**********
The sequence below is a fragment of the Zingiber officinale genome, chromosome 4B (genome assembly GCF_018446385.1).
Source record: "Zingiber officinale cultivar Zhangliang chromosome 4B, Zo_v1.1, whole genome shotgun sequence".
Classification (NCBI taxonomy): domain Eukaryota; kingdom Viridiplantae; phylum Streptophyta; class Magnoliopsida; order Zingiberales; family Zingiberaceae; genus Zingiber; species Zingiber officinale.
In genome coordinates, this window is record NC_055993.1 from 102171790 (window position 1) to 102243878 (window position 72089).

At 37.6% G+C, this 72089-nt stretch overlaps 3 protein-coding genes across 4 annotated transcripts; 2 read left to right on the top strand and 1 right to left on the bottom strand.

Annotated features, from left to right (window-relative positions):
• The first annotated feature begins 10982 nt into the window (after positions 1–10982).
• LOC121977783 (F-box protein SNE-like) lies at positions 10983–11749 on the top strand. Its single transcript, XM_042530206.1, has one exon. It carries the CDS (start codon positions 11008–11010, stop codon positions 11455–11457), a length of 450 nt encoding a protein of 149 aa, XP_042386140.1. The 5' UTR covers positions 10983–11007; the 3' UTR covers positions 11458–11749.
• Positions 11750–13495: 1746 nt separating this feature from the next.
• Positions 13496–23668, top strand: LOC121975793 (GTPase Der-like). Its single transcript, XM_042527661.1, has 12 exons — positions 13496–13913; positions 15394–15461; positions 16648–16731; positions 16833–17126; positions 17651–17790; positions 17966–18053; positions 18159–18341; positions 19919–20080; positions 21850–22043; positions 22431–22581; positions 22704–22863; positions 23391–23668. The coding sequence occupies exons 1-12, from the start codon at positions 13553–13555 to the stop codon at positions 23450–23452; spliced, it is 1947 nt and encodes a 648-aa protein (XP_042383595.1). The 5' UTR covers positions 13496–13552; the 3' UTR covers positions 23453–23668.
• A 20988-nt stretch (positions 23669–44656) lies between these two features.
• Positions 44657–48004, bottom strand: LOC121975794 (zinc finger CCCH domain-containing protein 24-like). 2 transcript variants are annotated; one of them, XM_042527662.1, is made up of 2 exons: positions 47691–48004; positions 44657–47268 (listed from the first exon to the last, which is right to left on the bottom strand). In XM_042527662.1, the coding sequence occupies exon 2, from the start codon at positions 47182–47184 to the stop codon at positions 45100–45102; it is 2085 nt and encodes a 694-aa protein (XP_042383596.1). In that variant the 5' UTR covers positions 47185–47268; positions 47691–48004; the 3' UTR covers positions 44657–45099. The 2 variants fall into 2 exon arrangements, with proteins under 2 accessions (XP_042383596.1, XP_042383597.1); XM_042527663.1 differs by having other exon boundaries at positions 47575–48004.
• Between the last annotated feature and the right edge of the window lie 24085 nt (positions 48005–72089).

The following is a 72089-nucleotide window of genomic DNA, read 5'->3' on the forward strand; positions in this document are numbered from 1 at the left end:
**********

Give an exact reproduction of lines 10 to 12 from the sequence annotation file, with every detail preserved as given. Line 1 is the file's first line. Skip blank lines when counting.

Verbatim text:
• Positions 13496–23668, top strand: LOC121975793 (GTPase Der-like). Its single transcript, XM_042527661.1, has 12 exons — positions 13496–13913; positions 15394–15461; positions 16648–16731; positions 16833–17126; positions 17651–17790; positions 17966–18053; positions 18159–18341; positions 19919–20080; positions 21850–22043; positions 22431–22581; positions 22704–22863; positions 23391–23668. The coding sequence occupies exons 1-12, from the start codon at positions 13553–13555 to the stop codon at positions 23450–23452; spliced, it is 1947 nt and encodes a 648-aa protein (XP_042383595.1). The 5' UTR covers positions 13496–13552; the 3' UTR covers positions 23453–23668.
• A 20988-nt stretch (positions 23669–44656) lies between these two features.
• Positions 44657–48004, bottom strand: LOC121975794 (zinc finger CCCH domain-containing protein 24-like). 2 transcript variants are annotated; one of them, XM_042527662.1, is made up of 2 exons: positions 47691–48004; positions 44657–47268 (listed from the first exon to the last, which is right to left on the bottom strand). In XM_042527662.1, the coding sequence occupies exon 2, from the start codon at positions 47182–47184 to the stop codon at positions 45100–45102; it is 2085 nt and encodes a 694-aa protein (XP_042383596.1). In that variant the 5' UTR covers positions 47185–47268; positions 47691–48004; the 3' UTR covers positions 44657–45099. The 2 variants fall into 2 exon arrangements, with proteins under 2 accessions (XP_042383596.1, XP_042383597.1); XM_042527663.1 differs by having other exon boundaries at positions 47575–48004.